Practice Management

Overcoming Hurdles in Clinical Decision Support

Learn how to successfully implement clinical decision support tools in your practice

Physician typing on keyboard

Clinical decision support (CDS) encompasses a variety of tools (See list below) that can be delivered on various platforms, ranging from smartphones to cloud-based software programs. If not implemented properly, CDS can become an aggravating stumbling block for many clinicians. Robert Greenes, MD, PhD, professor of biomedical informatics at Arizona State University and the Mayo Clinic in Arizona, offers tips on successfully implementing CDS in physician practices.


“A lot of the concerns I see on usability are bad design and bad user interface,” Greenes says. EHR/CDS vendors are not necessarily the culprits, he explains—they just aren’t able to adapt to every practice’s needs. Having a good working relationship with the EHR or CDS vendor is crucial, and, in some instances, it may be a good investment to hire experts for help with customization, he adds.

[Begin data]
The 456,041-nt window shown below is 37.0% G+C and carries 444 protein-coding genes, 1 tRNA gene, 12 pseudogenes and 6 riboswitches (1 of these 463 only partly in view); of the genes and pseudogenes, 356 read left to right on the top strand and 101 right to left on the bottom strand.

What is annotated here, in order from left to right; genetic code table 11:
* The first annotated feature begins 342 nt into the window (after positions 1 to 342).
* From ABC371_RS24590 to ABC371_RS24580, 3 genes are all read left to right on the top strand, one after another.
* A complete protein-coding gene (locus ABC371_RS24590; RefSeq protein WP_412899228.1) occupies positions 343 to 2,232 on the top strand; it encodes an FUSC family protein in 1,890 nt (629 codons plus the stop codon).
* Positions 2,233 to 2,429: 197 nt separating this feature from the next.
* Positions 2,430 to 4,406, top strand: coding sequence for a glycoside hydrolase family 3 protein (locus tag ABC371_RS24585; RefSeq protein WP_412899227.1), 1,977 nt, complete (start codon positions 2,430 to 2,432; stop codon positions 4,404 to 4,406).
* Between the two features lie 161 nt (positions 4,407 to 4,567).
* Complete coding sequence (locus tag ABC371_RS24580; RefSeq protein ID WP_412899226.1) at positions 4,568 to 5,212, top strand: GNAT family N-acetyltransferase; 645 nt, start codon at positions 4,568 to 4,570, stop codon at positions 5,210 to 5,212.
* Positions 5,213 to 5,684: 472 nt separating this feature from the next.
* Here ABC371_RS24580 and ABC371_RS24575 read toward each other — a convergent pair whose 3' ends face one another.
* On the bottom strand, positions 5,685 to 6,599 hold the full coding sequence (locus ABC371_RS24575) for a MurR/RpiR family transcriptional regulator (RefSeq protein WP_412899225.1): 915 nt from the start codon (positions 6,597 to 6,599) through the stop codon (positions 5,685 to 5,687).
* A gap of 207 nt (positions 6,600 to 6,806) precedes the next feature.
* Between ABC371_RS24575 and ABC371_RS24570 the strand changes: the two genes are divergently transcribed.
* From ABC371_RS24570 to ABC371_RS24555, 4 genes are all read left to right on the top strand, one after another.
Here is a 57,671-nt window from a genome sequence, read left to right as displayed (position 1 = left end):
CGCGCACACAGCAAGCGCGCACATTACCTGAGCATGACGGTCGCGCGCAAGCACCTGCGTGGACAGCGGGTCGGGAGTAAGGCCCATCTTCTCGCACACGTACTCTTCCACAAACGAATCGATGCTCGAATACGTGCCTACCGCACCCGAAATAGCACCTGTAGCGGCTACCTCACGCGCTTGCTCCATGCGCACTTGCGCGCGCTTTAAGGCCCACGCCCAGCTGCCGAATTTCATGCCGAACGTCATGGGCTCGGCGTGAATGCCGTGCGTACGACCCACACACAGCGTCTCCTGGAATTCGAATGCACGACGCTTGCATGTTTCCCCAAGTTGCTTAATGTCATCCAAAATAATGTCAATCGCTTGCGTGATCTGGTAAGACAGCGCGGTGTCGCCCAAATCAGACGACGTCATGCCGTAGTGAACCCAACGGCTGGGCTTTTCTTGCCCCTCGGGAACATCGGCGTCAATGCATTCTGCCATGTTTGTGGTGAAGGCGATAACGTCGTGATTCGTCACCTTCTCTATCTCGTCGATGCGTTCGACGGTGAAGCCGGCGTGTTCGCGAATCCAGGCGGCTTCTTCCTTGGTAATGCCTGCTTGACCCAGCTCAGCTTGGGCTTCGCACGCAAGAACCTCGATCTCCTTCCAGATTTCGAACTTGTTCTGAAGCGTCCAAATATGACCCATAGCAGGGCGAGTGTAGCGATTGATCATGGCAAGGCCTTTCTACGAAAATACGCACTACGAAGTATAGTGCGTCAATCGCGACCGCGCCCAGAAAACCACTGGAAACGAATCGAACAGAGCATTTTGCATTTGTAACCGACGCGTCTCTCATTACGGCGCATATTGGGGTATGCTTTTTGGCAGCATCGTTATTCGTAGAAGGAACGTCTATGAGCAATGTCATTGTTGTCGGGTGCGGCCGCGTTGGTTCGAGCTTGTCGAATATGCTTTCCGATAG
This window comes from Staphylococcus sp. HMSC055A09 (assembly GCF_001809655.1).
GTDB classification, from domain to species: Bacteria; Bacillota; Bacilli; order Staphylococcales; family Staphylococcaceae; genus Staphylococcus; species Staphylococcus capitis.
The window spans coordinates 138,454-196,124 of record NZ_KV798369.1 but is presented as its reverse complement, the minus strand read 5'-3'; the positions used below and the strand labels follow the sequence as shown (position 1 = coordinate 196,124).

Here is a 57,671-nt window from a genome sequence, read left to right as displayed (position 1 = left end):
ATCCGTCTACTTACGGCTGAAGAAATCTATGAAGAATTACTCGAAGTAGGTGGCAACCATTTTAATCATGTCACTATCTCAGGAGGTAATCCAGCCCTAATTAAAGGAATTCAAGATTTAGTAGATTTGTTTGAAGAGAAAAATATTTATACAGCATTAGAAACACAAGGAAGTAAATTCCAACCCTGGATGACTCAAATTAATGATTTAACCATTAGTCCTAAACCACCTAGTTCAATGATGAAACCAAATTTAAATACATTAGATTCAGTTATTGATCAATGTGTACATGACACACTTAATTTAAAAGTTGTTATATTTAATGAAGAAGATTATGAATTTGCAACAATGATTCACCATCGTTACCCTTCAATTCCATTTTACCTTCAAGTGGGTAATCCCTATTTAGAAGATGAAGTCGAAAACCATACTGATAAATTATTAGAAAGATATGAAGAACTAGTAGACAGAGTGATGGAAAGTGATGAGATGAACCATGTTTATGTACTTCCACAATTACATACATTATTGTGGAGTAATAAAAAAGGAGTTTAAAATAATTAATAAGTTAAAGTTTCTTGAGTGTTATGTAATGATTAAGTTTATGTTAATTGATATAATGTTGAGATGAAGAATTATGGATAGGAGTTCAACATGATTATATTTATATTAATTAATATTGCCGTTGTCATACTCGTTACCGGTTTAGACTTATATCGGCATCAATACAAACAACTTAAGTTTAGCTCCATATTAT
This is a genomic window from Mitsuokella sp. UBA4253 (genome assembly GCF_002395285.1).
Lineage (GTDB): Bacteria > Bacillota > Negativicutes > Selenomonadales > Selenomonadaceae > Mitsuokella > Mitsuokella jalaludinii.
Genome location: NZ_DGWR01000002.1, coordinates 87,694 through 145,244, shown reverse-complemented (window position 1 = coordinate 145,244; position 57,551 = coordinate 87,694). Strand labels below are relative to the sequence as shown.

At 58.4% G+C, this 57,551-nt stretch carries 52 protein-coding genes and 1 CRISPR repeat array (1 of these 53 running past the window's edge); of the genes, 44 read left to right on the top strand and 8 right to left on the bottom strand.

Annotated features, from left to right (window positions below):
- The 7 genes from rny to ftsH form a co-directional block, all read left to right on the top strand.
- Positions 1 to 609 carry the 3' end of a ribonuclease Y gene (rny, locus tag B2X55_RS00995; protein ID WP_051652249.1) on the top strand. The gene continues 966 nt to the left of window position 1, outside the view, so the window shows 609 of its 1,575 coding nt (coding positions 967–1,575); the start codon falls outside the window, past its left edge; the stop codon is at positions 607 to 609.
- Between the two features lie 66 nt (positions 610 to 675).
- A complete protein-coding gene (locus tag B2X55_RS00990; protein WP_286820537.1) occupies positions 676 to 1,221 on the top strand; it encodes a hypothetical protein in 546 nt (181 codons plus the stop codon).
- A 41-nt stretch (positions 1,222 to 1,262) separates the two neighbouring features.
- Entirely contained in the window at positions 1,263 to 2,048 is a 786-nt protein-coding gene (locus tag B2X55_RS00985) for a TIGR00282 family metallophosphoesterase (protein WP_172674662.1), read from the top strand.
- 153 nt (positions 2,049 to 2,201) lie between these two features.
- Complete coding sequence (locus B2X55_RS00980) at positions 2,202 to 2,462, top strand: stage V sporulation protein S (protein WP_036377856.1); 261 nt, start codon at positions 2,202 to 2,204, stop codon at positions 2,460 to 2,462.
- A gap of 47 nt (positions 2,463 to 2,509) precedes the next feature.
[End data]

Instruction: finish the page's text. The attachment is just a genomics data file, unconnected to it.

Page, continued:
Accurate Alerts

Crafting an alert or CDS tool to be as accurate as possible is another key to success. If there are too many obstacles to triggering the alert under the right context, “providers will either turn it off, if they have that option, or ignore it,” Greenes says. When providers turn these alerts off, the quality of patient care can decrease. To set up relevant alerts, clinicians can focus on the “Five Rights” (See list below).

Up-to-Date CDS Tools

“Another challenge is keeping [CDS] up-to-date,” Greenes explains. “Rules change, and order sets may change.” Although larger health care systems have dedicated staff to do this, smaller practices should consider appointing an interested staff member to keep the system updated or consult their EHR/CDS vendor for assistance.

Types of CDS

  • Reminders and alerts
  • Clinical guidelines/reference information
  • Condition-specific order sets
  • Patient data reports
  • Documentation templates
  • Diagnostic support

“Five Rights” for CDS Implementation

  1. The right information (e.g., guidelines, expert consensus)
  2. Delivered to the right people (appropriate care team members)
  3. Via the right channel (e.g., EHR, mobile devices, patient portals)
  4. In the right format (e.g., order sets, dashboards, flow sheets)
  5. At the right point in workflow (to streamline decision making/action)


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